No matter where your summer travels take you, it’s always tough to come back. But what if you could take a little a little piece of that vacation home with you?
To find out how to expertly incorporate travel inspiration into your interior design, we caught up with Heather Fujikawa, co-owner and principal designer for House Sprucing — an interior design and remodeling design business with a 10,000-square-foot retail space and design center that opened last year in Carrollton. (You can also catch Fujikawa starring alongside her twin sister in Design Twins on Amazon Prime.)
Growing up with a mom who was an interior designer herself, Fujikawa learned to appreciate her surroundings, at home and away. “My family had some fun opportunities to travel stateside and abroad. My mom always pointed out beauty and shared her thoughts with us about texture, design layers, the importance of detail and so much more. I’m so grateful because that gave me an awareness and a beautiful perspective.”
These days at House Sprucing, Fujikawa ascribes to a design style she calls “new traditional.” “I draw a lot of my color story creation from the south of France, with its muted colors and neutral-on-neutral tones,” Fujikawa says. That’s evident throughout her store, with its different vignettes featuring a touch of Provence. Think antique iron doors, modern art with natural and rust tones, and cream and textured linens on neutral sofa silhouettes.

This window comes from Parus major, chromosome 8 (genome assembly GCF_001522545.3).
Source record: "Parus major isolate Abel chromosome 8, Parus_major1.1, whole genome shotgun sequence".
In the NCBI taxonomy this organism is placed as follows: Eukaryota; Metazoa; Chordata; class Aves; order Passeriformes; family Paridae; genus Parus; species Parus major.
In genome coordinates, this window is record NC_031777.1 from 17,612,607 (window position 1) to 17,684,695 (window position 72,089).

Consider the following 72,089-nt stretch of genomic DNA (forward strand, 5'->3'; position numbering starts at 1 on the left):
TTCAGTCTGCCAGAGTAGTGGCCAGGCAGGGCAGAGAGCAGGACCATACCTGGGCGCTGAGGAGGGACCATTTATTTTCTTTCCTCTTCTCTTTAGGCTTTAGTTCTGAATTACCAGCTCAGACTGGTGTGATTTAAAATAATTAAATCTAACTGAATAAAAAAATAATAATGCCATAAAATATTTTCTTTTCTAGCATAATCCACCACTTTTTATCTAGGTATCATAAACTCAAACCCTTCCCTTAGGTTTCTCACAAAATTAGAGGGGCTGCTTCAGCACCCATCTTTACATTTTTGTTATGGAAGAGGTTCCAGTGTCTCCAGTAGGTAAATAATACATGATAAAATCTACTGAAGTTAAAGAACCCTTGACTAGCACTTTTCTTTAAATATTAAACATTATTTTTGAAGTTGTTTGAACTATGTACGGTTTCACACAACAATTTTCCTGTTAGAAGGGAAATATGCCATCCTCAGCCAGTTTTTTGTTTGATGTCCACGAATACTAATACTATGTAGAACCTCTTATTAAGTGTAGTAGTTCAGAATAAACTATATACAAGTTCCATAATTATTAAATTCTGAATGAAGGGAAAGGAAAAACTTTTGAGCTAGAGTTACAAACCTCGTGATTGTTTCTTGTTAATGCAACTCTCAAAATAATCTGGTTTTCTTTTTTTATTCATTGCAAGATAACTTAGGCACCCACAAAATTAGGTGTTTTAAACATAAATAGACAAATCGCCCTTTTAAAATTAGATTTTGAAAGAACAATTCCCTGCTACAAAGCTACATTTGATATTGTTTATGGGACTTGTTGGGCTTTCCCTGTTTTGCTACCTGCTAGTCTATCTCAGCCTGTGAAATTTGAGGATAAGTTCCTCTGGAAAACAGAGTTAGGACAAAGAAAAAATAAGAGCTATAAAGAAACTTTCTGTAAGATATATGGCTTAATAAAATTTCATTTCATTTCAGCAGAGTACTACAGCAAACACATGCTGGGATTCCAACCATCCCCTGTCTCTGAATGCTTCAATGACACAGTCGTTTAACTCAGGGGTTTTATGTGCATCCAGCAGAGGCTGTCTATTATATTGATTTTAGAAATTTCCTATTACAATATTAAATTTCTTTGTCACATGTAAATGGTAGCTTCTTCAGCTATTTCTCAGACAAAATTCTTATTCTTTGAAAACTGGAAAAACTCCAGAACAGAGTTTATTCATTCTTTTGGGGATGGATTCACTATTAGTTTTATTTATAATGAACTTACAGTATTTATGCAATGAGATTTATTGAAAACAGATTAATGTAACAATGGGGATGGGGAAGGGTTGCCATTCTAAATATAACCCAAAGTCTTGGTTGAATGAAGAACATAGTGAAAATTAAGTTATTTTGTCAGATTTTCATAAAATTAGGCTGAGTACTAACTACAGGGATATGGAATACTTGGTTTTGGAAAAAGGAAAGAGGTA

Fujikawa and her husband Tyson (House Sprucing’s co-owner and CEO) have traveled to a combined 50-plus countries — their experiences include living in Italy for a couple of years — so it’s no surprise their life’s work is so globally inspired. Here’s what we can learn from them.
Where to shop and what to buy while you’re traveling
“My husband and I dive into antique stores and flea markets to find treasures. And we love to see what the locals are creating,” Heather says. “That only adds to the authentic experience we want to have in every city we travel, and it helps support small businesses too.”
Small decor boutiques are also solid sources. In terms of interior design souvenirs, Fujikawa will pick up art, rugs, light fixtures, coffee table books and so on. “One of our favorite things to bring home from Italy were antique chandeliers. We have them hanging throughout our home, and the patina on those 100-year-old creations is so stunning and unique,” she says.
Needless to say, steer clear of the typical T-shirts, trinkets and tchotchkes that often find their way into our luggage before a return flight home.
Instead, be intentional about your selections. Before buying something special, Fujikawa advises being mindful about where you would place that item in your home. “A lot of purchases made while traveling are emotional, which is how you might end up bringing home a bright purple-and-pink sunset art piece from Hawaii,” she says with a smile.
Instead, think about the colors in your home. “Lean into that, find things that blend in, that way you’ll be much more likely to successfully incorporate your finds at home,” Fujikawa notes.